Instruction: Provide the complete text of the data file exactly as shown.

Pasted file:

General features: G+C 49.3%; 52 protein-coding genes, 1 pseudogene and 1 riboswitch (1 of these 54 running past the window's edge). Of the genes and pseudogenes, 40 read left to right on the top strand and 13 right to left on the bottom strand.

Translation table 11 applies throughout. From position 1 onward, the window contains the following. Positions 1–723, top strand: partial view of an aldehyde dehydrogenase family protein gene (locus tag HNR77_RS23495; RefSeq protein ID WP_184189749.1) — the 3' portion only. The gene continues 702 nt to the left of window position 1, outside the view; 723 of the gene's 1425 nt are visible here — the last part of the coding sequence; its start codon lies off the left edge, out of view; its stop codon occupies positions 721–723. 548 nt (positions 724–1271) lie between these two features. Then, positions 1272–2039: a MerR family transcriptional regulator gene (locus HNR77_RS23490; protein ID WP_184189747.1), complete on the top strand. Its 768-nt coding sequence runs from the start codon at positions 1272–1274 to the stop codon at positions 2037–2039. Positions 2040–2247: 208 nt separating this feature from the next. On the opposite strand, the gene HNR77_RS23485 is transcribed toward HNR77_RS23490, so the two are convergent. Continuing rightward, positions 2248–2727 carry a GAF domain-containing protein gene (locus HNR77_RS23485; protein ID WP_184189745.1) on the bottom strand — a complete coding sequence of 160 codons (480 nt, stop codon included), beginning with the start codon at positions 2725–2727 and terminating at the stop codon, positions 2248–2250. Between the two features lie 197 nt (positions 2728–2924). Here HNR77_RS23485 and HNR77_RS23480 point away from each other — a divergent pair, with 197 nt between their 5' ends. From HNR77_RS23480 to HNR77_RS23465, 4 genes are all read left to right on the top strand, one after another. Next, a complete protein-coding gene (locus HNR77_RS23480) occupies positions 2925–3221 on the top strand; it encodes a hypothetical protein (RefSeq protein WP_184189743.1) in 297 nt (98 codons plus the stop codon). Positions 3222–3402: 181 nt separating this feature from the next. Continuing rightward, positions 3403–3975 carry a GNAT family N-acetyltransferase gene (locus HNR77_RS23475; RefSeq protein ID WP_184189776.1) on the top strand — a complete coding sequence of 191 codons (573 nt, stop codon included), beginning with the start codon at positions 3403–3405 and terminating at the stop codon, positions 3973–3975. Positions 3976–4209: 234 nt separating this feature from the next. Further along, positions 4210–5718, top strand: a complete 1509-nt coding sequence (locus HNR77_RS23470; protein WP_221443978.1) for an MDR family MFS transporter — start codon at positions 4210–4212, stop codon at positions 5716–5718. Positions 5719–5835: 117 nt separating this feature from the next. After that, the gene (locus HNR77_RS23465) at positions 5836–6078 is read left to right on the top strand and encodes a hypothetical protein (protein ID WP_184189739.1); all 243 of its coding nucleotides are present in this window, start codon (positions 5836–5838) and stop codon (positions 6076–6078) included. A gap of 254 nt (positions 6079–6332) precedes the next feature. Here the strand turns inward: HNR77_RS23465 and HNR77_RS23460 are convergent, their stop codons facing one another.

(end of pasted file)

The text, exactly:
General features: G+C 49.3%; 52 protein-coding genes, 1 pseudogene and 1 riboswitch (1 of these 54 running past the window's edge). Of the genes and pseudogenes, 40 read left to right on the top strand and 13 right to left on the bottom strand.

Translation table 11 applies throughout. From position 1 onward, the window contains the following. Positions 1–723, top strand: partial view of an aldehyde dehydrogenase family protein gene (locus tag HNR77_RS23495; RefSeq protein ID WP_184189749.1) — the 3' portion only. The gene continues 702 nt to the left of window position 1, outside the view; 723 of the gene's 1425 nt are visible here — the last part of the coding sequence; its start codon lies off the left edge, out of view; its stop codon occupies positions 721–723. 548 nt (positions 724–1271) lie between these two features. Then, positions 1272–2039: a MerR family transcriptional regulator gene (locus HNR77_RS23490; protein ID WP_184189747.1), complete on the top strand. Its 768-nt coding sequence runs from the start codon at positions 1272–1274 to the stop codon at positions 2037–2039. Positions 2040–2247: 208 nt separating this feature from the next. On the opposite strand, the gene HNR77_RS23485 is transcribed toward HNR77_RS23490, so the two are convergent. Continuing rightward, positions 2248–2727 carry a GAF domain-containing protein gene (locus HNR77_RS23485; protein ID WP_184189745.1) on the bottom strand — a complete coding sequence of 160 codons (480 nt, stop codon included), beginning with the start codon at positions 2725–2727 and terminating at the stop codon, positions 2248–2250. Between the two features lie 197 nt (positions 2728–2924). Here HNR77_RS23485 and HNR77_RS23480 point away from each other — a divergent pair, with 197 nt between their 5' ends. From HNR77_RS23480 to HNR77_RS23465, 4 genes are all read left to right on the top strand, one after another. Next, a complete protein-coding gene (locus HNR77_RS23480) occupies positions 2925–3221 on the top strand; it encodes a hypothetical protein (RefSeq protein WP_184189743.1) in 297 nt (98 codons plus the stop codon). Positions 3222–3402: 181 nt separating this feature from the next. Continuing rightward, positions 3403–3975 carry a GNAT family N-acetyltransferase gene (locus HNR77_RS23475; RefSeq protein ID WP_184189776.1) on the top strand — a complete coding sequence of 191 codons (573 nt, stop codon included), beginning with the start codon at positions 3403–3405 and terminating at the stop codon, positions 3973–3975. Positions 3976–4209: 234 nt separating this feature from the next. Further along, positions 4210–5718, top strand: a complete 1509-nt coding sequence (locus HNR77_RS23470; protein WP_221443978.1) for an MDR family MFS transporter — start codon at positions 4210–4212, stop codon at positions 5716–5718. Positions 5719–5835: 117 nt separating this feature from the next. After that, the gene (locus HNR77_RS23465) at positions 5836–6078 is read left to right on the top strand and encodes a hypothetical protein (protein ID WP_184189739.1); all 243 of its coding nucleotides are present in this window, start codon (positions 5836–5838) and stop codon (positions 6076–6078) included. A gap of 254 nt (positions 6079–6332) precedes the next feature. Here the strand turns inward: HNR77_RS23465 and HNR77_RS23460 are convergent, their stop codons facing one another.